A place to turn for grieving parents
07/23/2013 03:40PM ● Published by ACL
By Steven Hoffman
When Glen and Karen Powers suffered the loss of their infant daughter three years ago, the Lincoln University, Pa. couple turned to Unite, Inc, a grief support group for parents to help them get through the tragedy. Those meetings were a lifeline during a time of heartbreak. It helped to be able to talk to other parents who had lived through a similar experience.
“We ended up going religiously,” Karen Powers said. “It was such a support for us. The other parents that you are linking with understand what you’re feeling and going through. It was so difficult for us to attend the first group. But my husband and I found it very helpful to keep attending. We can’t imagine how much more difficult it would have been without the support group. The help is very comforting.”
Unite, Inc. has been serving bereaved parents in communities in Pennsylvania and New Jersey for 37 years and is expanding this important source of support to those living in southern Chester County and nearby communities by holding meetings at Jennersville Regional Hospital on the first Tuesday of each month.
The grief support group is for parents who have experienced a miscarriage, ectopic pregnancy, stillbirth, or early infant death. The meetings, which are held in Conference Room B just off the hospital’s main lobby, are free to participants. The next meeting is Tuesday, Aug. 6 from 7:30 to 9 p.m.
“Jennersville Regional Hospital has been very gracious helping us get this going,” Powers said.
She and her husband, who are both trained facilitators, are eager to assist families in need of this special kind of support.
“We’re pleased to be a part of Unite and the group forming at Jennersville Regional Hospital,” she said. “Unite groups recognize that parents need to grieve following the death of their baby. I know how much it helped my husband and me. It helped us tremendously.”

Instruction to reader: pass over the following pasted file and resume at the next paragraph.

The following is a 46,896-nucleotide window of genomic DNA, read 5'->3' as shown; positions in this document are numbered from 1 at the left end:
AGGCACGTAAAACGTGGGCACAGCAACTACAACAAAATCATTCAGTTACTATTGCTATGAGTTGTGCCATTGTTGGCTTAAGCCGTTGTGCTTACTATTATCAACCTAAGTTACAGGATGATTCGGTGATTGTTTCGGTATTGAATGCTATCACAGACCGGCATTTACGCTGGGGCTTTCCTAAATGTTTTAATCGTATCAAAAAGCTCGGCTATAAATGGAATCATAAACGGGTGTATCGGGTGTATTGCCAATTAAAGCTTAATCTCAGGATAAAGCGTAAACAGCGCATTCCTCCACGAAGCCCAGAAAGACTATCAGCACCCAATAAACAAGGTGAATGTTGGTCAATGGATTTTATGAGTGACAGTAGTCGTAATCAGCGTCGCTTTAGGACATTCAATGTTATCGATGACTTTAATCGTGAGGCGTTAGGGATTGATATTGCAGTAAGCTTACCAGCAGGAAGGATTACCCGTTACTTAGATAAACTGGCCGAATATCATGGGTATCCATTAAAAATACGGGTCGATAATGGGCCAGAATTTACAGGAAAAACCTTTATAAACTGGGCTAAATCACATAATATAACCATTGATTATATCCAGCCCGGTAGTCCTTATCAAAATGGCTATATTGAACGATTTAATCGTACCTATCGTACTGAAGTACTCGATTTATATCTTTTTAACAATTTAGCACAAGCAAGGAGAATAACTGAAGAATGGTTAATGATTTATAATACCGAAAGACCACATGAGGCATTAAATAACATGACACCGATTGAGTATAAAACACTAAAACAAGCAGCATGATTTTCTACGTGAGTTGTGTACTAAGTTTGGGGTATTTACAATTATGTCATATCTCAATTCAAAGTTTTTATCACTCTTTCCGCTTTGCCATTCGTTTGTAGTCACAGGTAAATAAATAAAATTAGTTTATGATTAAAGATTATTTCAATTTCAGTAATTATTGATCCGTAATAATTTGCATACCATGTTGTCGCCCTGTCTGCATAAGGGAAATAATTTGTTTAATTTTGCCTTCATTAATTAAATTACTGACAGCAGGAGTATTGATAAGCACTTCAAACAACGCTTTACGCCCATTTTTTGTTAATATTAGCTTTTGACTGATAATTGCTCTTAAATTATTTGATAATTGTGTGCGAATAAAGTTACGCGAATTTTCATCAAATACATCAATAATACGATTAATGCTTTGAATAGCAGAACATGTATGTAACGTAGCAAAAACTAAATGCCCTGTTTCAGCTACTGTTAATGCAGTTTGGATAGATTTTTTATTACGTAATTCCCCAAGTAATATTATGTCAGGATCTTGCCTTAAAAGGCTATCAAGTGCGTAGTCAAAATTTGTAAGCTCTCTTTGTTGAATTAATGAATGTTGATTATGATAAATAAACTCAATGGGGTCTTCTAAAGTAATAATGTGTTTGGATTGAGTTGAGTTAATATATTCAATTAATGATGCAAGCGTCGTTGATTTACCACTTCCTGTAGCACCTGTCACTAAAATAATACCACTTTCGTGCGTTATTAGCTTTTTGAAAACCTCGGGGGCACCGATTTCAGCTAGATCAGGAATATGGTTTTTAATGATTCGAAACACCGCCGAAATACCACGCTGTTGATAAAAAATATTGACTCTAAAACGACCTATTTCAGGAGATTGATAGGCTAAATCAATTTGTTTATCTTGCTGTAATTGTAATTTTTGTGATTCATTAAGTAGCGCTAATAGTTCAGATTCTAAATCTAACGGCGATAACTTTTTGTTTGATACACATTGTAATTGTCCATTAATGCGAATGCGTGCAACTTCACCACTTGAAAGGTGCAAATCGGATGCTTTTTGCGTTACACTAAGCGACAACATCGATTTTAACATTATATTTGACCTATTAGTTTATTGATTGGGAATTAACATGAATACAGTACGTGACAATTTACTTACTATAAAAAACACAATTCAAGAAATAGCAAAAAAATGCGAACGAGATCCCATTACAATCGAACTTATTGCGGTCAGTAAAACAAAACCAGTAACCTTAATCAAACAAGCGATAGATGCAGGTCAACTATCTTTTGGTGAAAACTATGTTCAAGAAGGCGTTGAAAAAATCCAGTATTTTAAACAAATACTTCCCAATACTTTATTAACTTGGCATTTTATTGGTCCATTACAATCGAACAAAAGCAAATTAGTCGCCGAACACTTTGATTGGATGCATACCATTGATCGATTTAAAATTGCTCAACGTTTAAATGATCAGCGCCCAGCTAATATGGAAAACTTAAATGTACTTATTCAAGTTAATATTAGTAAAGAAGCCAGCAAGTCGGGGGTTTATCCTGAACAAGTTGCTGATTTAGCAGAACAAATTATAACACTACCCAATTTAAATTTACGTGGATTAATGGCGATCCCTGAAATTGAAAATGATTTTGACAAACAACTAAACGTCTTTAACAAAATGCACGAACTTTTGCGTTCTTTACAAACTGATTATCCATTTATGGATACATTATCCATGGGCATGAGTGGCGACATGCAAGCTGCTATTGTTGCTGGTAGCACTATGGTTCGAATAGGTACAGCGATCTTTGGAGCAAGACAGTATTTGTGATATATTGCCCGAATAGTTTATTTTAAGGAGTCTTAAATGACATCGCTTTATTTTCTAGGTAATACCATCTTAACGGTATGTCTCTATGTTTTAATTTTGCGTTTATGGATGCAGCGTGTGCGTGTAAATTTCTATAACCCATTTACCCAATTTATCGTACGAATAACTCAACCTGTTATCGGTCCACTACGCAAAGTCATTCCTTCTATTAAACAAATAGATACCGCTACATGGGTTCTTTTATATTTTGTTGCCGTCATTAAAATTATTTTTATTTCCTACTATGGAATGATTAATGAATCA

Karen said that she and her husband were helped tremendously by other parents who showed them that there was life beyond the grief. The Powers have an 11-month-old child so now they can show others that there is indeed a light at the end of the tunnel.
Karen said that it will be difficult to serve as facilitators to parents who recently lost a child, but it’s important to be there for them the way that other grieving parents were there when the Powers needed the support.
“We know it’s going to be hard for us, too,” Karen said.
She added that she likes the fact that the Unite, Inc. programs provide assistance for men as well as women.
“Dad’s are suffering, too,” she said.
The group offers emotional support and parent-to-parent sharing on issues related to their loss, but is not considered group therapy. If additional professional support is needed, Unite, Inc. can connect parents to appropriate resources.
Karen said that there is a chance that this program will evolve over time. For example, grieving parents often need help when they begin trying to have another baby, so a program could be developed to assist with that.